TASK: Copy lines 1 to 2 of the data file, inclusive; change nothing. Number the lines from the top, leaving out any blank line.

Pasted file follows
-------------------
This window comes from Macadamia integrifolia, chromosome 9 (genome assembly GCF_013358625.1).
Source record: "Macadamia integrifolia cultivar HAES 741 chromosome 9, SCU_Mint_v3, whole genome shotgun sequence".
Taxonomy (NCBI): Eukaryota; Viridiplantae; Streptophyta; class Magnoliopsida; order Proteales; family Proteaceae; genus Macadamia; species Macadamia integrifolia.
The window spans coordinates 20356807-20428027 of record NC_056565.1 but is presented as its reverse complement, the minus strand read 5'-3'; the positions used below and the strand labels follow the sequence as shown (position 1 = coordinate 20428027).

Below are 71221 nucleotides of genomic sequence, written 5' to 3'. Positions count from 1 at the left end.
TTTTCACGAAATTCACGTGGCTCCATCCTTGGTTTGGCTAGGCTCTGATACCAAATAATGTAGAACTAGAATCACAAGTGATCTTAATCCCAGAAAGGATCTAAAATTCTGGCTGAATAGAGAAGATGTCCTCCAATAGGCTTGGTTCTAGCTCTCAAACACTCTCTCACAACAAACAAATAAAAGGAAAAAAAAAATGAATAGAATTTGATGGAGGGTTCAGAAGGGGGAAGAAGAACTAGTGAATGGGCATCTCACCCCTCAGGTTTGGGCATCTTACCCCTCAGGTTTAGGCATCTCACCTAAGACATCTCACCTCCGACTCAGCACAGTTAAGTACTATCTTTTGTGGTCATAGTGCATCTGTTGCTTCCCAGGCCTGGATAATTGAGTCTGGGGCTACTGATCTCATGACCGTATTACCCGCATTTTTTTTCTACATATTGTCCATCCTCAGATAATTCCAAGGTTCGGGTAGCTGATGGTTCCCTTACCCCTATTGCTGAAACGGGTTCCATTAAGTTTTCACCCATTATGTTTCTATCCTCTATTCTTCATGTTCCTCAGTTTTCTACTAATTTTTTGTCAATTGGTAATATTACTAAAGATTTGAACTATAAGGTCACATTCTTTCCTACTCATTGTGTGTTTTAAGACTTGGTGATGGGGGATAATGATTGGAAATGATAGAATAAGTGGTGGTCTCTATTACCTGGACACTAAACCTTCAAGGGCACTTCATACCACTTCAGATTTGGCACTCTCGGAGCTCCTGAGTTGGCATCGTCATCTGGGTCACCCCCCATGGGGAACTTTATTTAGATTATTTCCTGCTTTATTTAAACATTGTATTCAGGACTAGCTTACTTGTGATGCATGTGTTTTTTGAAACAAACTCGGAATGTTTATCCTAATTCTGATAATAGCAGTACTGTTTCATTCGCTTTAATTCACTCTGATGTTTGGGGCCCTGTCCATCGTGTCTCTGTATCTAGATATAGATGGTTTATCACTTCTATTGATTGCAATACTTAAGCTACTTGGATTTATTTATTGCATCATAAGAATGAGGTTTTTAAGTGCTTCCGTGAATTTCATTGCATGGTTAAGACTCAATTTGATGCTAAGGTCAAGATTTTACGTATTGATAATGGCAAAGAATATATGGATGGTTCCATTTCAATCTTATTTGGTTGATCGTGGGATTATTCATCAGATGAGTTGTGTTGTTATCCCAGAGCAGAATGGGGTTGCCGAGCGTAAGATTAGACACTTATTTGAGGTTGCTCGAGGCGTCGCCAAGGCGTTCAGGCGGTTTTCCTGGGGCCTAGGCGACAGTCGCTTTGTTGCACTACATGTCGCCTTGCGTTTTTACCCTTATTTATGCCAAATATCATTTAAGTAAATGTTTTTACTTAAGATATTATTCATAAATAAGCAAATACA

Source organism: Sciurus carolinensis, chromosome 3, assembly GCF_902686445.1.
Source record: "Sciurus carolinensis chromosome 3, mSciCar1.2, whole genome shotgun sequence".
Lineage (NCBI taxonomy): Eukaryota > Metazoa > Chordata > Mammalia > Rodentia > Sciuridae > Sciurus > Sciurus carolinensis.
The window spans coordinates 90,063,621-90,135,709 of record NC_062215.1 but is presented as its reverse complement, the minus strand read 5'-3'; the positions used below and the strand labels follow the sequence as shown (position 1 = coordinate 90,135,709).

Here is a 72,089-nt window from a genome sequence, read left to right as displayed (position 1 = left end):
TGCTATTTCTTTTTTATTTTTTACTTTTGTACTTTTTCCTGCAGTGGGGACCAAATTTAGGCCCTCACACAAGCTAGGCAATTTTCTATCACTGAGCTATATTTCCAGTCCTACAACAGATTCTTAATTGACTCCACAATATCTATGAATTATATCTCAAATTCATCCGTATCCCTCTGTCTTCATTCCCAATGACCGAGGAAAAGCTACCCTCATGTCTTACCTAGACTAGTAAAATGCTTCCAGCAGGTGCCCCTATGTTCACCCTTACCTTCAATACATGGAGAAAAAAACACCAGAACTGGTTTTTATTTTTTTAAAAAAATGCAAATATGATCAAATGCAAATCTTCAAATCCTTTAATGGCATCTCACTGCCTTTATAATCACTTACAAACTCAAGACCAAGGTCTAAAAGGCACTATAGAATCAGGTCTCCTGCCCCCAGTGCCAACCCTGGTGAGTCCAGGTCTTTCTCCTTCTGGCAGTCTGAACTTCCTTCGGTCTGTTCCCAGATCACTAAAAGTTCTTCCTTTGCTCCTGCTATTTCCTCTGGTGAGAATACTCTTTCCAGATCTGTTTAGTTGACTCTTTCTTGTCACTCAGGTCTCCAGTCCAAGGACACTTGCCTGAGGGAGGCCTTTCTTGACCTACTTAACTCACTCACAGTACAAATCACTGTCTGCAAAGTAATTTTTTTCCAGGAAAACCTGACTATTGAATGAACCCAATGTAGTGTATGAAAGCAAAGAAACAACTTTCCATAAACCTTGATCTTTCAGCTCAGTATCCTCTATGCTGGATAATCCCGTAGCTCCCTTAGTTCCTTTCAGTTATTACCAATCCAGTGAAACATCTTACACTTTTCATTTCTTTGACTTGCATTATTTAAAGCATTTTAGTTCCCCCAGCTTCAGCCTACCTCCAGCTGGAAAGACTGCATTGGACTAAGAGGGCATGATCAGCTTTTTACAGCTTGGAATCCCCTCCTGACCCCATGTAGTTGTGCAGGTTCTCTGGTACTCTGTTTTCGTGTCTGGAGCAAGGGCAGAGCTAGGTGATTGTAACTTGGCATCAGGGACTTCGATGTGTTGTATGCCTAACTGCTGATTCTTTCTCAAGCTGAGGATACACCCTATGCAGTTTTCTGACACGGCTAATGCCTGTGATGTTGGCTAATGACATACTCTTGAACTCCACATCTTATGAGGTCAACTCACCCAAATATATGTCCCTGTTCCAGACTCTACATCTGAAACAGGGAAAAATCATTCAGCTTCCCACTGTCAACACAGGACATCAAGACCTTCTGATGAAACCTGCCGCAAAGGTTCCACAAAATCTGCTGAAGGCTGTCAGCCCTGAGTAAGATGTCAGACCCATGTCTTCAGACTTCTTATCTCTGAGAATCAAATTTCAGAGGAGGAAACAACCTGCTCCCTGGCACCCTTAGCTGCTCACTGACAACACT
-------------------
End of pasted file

This window comes from Macadamia integrifolia, chromosome 9 (genome assembly GCF_013358625.1).
Source record: "Macadamia integrifolia cultivar HAES 741 chromosome 9, SCU_Mint_v3, whole genome shotgun sequence".